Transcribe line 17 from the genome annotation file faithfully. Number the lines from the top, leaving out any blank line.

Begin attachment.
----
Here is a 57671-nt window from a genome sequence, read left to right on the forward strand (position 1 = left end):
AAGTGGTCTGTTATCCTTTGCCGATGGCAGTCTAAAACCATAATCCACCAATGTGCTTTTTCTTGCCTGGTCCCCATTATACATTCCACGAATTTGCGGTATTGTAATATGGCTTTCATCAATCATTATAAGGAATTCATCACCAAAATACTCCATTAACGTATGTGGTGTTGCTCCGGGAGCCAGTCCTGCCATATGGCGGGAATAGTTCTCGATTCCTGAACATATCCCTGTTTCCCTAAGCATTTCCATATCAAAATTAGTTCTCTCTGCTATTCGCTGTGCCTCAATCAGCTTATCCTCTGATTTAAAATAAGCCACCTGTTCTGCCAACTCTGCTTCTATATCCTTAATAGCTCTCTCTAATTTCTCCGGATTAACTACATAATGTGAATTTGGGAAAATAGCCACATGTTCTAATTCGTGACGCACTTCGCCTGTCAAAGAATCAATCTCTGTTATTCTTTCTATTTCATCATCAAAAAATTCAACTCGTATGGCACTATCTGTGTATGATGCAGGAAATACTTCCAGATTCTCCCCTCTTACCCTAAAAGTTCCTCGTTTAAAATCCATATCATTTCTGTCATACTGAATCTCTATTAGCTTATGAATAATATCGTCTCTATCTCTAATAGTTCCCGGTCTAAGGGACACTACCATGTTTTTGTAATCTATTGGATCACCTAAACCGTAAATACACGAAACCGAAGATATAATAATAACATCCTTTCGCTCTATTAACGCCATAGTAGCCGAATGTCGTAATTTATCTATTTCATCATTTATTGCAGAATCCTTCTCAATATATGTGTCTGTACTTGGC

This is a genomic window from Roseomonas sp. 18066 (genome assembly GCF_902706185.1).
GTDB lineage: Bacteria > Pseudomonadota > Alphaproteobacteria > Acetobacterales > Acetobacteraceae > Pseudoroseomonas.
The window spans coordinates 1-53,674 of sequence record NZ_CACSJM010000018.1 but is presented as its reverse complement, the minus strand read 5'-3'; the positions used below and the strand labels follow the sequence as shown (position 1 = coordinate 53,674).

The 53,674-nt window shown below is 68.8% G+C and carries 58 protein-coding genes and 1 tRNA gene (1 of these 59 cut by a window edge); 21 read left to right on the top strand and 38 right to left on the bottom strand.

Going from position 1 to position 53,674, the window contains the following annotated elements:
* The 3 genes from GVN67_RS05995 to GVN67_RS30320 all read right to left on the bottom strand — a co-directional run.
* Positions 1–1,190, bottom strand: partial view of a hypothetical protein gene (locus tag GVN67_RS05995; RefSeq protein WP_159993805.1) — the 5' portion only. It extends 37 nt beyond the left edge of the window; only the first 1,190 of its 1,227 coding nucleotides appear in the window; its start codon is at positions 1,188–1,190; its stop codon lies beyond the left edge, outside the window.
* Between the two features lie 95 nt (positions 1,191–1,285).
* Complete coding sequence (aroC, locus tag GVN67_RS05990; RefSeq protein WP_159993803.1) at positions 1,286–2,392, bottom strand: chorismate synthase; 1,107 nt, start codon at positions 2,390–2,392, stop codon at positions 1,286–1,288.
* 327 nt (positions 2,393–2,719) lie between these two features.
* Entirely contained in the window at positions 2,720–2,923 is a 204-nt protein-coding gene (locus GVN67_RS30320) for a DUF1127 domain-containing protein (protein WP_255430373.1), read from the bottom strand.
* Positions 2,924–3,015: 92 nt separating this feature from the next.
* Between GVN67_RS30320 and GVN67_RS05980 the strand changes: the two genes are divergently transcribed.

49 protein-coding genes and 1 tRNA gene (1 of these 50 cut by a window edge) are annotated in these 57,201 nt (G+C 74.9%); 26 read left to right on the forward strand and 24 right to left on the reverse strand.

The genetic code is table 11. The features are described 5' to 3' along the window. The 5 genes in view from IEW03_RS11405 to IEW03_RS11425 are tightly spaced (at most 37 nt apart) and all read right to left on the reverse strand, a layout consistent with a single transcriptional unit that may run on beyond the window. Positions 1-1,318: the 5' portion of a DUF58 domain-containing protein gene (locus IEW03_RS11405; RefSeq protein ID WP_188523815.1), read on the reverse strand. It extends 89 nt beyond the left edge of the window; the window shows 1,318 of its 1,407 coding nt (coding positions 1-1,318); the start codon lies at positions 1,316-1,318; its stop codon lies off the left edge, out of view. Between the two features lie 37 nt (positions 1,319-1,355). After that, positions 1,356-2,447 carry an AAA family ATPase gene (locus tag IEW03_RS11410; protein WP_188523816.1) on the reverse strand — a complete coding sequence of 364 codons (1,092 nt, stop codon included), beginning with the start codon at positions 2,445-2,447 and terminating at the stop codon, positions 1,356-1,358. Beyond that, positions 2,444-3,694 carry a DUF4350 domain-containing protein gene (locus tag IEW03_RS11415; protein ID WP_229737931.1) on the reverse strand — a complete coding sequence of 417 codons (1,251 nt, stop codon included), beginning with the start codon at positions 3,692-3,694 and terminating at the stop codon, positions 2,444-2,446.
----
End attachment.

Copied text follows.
The genetic code is table 11. The features are described 5' to 3' along the window. The 5 genes in view from IEW03_RS11405 to IEW03_RS11425 are tightly spaced (at most 37 nt apart) and all read right to left on the reverse strand, a layout consistent with a single transcriptional unit that may run on beyond the window. Positions 1-1,318: the 5' portion of a DUF58 domain-containing protein gene (locus IEW03_RS11405; RefSeq protein ID WP_188523815.1), read on the reverse strand. It extends 89 nt beyond the left edge of the window; the window shows 1,318 of its 1,407 coding nt (coding positions 1-1,318); the start codon lies at positions 1,316-1,318; its stop codon lies off the left edge, out of view. Between the two features lie 37 nt (positions 1,319-1,355). After that, positions 1,356-2,447 carry an AAA family ATPase gene (locus tag IEW03_RS11410; protein WP_188523816.1) on the reverse strand — a complete coding sequence of 364 codons (1,092 nt, stop codon included), beginning with the start codon at positions 2,445-2,447 and terminating at the stop codon, positions 1,356-1,358. Beyond that, positions 2,444-3,694 carry a DUF4350 domain-containing protein gene (locus tag IEW03_RS11415; protein ID WP_229737931.1) on the reverse strand — a complete coding sequence of 417 codons (1,251 nt, stop codon included), beginning with the start codon at positions 3,692-3,694 and terminating at the stop codon, positions 2,444-2,446.